Jacksonville native, Bolles alum, former Pittsburgh Pirate, current Baltimore Ravens tight end Hayden Hurst -- when you run down his bio, he appears to have had a perfect life.
However, it's been anything but that for this 26-year old. Hurst has battled depression and anxiety.
Hurst's demons bested him in his second season in the minors with the Pirates down in Bradenton, Fla. The star baseball player of Bolles found himself in a position he had never been in before as he struggled to dominate the game he loves. It proved to be too much. Hurst says he was drinking every day.
"There were weeks at a time I would sit in a dark room and not want to be around people," he said. "Just that fear of embarrassment. I had never experienced anything like that."
Feeling overwhelmed, Hurst reached out to his parents. Hurst says it was on the golf course that he opened up to his father first.
"He told me the family history with his OCD," Hurst said. "His anxiety and things as well. The depression he went through and it was easier than understanding, 'Hey he's been through this and he understands what's going on.' Then I laid out 'Here's what's going on in my life.'"
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Hurst says it helped, but it was only temporary relief. After deciding to quit baseball Hurst walked on the football team at the University of South Carolina. His battle with depression and anxiety returned.
"I woke up in the hospital," he recalled. "I didn't know what happened. I had to have a friend fill me in. Apparently, I had been drinking and went into my apartment and cut my wrist. My friend found me in a puddle of blood. He called 911."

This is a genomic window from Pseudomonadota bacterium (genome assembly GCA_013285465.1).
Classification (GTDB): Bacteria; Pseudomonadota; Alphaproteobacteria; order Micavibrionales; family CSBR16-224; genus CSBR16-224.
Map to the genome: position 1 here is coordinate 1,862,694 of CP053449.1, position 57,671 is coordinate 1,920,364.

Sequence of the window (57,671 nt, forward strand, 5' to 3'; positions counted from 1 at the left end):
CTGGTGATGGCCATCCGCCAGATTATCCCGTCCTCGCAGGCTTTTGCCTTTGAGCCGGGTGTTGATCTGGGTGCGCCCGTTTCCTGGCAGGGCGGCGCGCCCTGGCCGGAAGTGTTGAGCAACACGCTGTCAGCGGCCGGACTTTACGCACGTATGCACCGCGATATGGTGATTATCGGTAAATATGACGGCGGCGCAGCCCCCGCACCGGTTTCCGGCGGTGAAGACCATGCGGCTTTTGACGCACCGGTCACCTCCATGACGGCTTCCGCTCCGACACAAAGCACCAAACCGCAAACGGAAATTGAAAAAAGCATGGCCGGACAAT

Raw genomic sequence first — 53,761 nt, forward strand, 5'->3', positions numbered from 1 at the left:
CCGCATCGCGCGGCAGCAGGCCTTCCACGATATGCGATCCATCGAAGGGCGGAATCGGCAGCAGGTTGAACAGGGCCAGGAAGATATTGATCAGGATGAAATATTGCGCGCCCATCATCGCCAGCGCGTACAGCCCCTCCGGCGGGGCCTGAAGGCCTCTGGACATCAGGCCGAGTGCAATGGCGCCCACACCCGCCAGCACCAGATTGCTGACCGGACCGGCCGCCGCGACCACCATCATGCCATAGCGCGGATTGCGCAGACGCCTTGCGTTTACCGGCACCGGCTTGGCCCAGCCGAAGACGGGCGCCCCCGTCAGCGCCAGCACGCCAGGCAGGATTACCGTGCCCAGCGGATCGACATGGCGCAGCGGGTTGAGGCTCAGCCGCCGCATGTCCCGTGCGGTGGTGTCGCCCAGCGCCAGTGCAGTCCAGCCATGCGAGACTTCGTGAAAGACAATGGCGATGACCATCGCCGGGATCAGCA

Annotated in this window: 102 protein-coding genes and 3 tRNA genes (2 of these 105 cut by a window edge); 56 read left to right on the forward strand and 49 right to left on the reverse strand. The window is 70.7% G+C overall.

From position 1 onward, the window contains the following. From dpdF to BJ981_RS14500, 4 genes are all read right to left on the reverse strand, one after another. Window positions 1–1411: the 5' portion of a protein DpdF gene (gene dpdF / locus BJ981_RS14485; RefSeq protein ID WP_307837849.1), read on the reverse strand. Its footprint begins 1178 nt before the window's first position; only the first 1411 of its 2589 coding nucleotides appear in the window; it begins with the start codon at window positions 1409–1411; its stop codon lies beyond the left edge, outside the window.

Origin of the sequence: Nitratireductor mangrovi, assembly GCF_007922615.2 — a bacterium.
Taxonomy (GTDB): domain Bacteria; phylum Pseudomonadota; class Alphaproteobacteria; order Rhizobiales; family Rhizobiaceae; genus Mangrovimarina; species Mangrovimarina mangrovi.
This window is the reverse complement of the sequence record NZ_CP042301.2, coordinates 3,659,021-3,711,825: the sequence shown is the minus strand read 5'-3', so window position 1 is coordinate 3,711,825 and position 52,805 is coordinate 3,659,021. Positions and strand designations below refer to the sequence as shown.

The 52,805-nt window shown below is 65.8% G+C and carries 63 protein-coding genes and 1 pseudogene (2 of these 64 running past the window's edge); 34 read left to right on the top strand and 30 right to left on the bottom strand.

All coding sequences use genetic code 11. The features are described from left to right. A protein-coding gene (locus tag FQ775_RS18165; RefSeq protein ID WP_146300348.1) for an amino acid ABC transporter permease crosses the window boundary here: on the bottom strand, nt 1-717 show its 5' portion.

It was in that South Carolina hospital that Hurst had what he calls his "come to Jesus moment." He was handcuffed to a bed. He says he looked and said "What happened? What are you doing?" That was the moment he figured out that he needed to ask for help.
Hurst got it and battled back. Now he spends his time speaking to young people. He recently spoke at the Youth Crisis Center in Jacksonville.
"I want to use my platform to help people," he said. "For some reason, people equate mental illness with having to be ashamed. It's something you shouldn't talk about. I don't think it's anything to be ashamed of. Everybody goes through something. The best thing my parents ever did was just being available. There's not really a right or wrong thing you can say or an answer that can change everything but just making sure you're available and you're understanding. If my story is going to change the narrative on this and people are going to talk about it more, then so be it."
Hurst also says to remember you're not alone but he admits he still has his struggles.
"I don't have the answers to fix all of this," he said. "It's still a trial and error to this day, but I will say I have much more good days than I do bad days. I'm not this superhero that's portrayed on TV. I'm a regular person. I struggle with depression, anxiety and things like that."
The Hayden Hurst Family Foundation is hosting a golf tournament Monday, Feb. 24 starting at 8:30 a.m. with all of the proceeds benefiting the Youth Crisis Center in Jacksonville.
If you'd like to play in the tournament, you can give Gerry Hurst a call at 904-716-1854 or email email@example.com.
To learn more, visit the foundation's website here.
If you or someone you know is struggling with depression or thoughts of suicide, call the National Suicide Prevention Lifeline at 1-800-273-8255.